It may well be helpful to understand what "Fidelio," the opera that opened Friday night at Skylight, is not before we get to what it is.
It is not your father’s "The Music Man," nor your mother’s "The Sound of Music," nor even your friend’s sparkling "Avenue Q."
The reign of Viswa Subbaraman as the new artistic director at Skylight took wing Friday night as a giant and powerful eagle soaring majestically into the sky and inviting all of us to come along for the ride of a lifetime.
Subbaraman has arrived in a coach gilded with an incredibly high level of risk in the hope of an equally high level of reward. If "Fidelio" is going to set the pace, the rewards that await are huge.
"Fidelio," the only opera ever written by Ludwig van Beethoven, is over 200 years old. It tells the story of Leonore, whose husband, Florestan, has been imprisoned for two years because of his political views.
Leonore disguises herself as a man named Fidelio – a name which means "faithful" – and heads out to rescue him. Mixed identities, good guys and bad guys, and hope and struggle ensue on the way to a happy ending for all.
The men in this play are all fine singers but it is two women, Cassandra Black as Leonore/Fidelio and the beautiful and delicate Erica Schuller, who stand tallest.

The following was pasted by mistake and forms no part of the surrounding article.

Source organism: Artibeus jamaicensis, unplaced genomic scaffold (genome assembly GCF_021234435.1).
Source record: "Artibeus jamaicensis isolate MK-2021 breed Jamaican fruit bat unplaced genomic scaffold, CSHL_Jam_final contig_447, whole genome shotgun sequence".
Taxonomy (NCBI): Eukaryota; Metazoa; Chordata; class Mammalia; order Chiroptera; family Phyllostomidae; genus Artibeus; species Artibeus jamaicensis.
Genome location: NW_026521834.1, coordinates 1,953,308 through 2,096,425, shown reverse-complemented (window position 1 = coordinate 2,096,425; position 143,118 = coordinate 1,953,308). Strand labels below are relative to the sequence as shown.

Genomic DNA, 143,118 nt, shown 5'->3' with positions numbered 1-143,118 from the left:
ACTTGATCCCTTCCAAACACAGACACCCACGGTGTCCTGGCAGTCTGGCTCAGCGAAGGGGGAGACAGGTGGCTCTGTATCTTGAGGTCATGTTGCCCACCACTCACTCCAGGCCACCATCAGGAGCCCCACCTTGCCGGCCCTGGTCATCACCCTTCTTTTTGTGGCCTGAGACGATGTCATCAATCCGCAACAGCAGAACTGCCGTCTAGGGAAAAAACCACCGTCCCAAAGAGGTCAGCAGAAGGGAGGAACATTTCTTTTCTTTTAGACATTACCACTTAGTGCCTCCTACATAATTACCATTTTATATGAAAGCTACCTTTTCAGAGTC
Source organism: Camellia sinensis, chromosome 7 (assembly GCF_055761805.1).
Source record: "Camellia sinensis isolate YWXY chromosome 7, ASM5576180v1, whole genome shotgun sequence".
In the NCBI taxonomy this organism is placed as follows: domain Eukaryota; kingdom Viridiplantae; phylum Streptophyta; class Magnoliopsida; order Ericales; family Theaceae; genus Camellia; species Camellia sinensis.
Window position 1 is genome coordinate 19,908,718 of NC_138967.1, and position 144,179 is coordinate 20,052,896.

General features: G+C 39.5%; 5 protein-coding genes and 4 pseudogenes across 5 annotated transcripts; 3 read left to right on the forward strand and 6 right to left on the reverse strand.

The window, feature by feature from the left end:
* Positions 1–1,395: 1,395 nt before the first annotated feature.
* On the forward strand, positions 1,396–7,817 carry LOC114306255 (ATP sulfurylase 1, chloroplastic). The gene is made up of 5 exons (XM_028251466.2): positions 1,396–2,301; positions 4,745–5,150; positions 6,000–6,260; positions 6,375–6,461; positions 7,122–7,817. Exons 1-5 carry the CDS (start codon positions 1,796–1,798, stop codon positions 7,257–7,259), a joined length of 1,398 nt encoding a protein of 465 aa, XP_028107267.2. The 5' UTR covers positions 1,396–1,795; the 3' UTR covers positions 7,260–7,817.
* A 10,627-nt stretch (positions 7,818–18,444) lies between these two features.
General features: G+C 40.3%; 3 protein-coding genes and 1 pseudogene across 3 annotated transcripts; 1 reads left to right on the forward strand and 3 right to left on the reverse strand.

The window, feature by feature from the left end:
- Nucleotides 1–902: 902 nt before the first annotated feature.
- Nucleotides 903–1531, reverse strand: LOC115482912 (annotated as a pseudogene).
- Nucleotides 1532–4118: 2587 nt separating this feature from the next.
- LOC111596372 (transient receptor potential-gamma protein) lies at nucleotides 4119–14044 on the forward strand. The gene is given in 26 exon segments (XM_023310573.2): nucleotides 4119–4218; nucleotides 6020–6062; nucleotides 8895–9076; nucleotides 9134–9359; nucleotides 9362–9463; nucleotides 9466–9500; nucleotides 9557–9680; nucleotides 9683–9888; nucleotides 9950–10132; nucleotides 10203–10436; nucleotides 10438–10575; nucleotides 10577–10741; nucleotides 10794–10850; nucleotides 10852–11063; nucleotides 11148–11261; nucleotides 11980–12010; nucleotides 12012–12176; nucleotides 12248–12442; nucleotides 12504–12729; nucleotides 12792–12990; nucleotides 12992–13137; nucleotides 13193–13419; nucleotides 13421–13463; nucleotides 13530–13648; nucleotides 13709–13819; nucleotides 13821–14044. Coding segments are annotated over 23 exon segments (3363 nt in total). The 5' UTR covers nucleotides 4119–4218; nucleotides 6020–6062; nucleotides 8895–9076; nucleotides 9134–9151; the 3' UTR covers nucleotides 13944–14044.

Black is an absolute marvel given that we are in on the joke from the very beginning. Her longing to find her husband all the while playing an uncomfortable role are palpable emotions made even deeper because of her powerful voice.
Schuller, in the role of the damsel who falls for Fidelio, has a winsome seductiveness about her and a playful side given freedom to let her voice soar.
No review of this production would be complete without mention of the set design by noted artist Raghava KK. He has combined his creativity with technology and an interactive palette and his sets are breathtaking. They are in a show by themselves but never take anything away from the action on stage.
I will confess to having misgivings headed in to this production. It has been billed as Beethoven meets Bollywood, the center of cinema in Mumbai, India.
I am not a huge Bollywood fan, but this show fit the stylized dance and movement right into the operatic frame so there was no frenetic search for escape.